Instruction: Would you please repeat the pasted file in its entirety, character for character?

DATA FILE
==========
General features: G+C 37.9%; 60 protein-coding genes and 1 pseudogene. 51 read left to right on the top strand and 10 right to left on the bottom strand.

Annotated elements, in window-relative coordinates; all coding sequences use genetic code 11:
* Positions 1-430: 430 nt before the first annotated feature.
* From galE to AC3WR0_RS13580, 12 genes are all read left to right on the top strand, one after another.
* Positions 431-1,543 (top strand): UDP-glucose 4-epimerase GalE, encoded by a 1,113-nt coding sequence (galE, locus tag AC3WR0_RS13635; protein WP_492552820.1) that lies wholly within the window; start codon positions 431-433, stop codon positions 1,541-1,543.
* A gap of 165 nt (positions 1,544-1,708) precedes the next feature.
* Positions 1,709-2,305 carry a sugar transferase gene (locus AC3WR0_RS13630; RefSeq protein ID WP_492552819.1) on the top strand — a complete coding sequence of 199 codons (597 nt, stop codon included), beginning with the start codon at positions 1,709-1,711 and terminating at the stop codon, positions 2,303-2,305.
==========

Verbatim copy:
General features: G+C 37.9%; 60 protein-coding genes and 1 pseudogene. 51 read left to right on the top strand and 10 right to left on the bottom strand.

Annotated elements, in window-relative coordinates; all coding sequences use genetic code 11:
* Positions 1-430: 430 nt before the first annotated feature.
* From galE to AC3WR0_RS13580, 12 genes are all read left to right on the top strand, one after another.
* Positions 431-1,543 (top strand): UDP-glucose 4-epimerase GalE, encoded by a 1,113-nt coding sequence (galE, locus tag AC3WR0_RS13635; protein WP_492552820.1) that lies wholly within the window; start codon positions 431-433, stop codon positions 1,541-1,543.
* A gap of 165 nt (positions 1,544-1,708) precedes the next feature.
* Positions 1,709-2,305 carry a sugar transferase gene (locus AC3WR0_RS13630; RefSeq protein ID WP_492552819.1) on the top strand — a complete coding sequence of 199 codons (597 nt, stop codon included), beginning with the start codon at positions 1,709-1,711 and terminating at the stop codon, positions 2,303-2,305.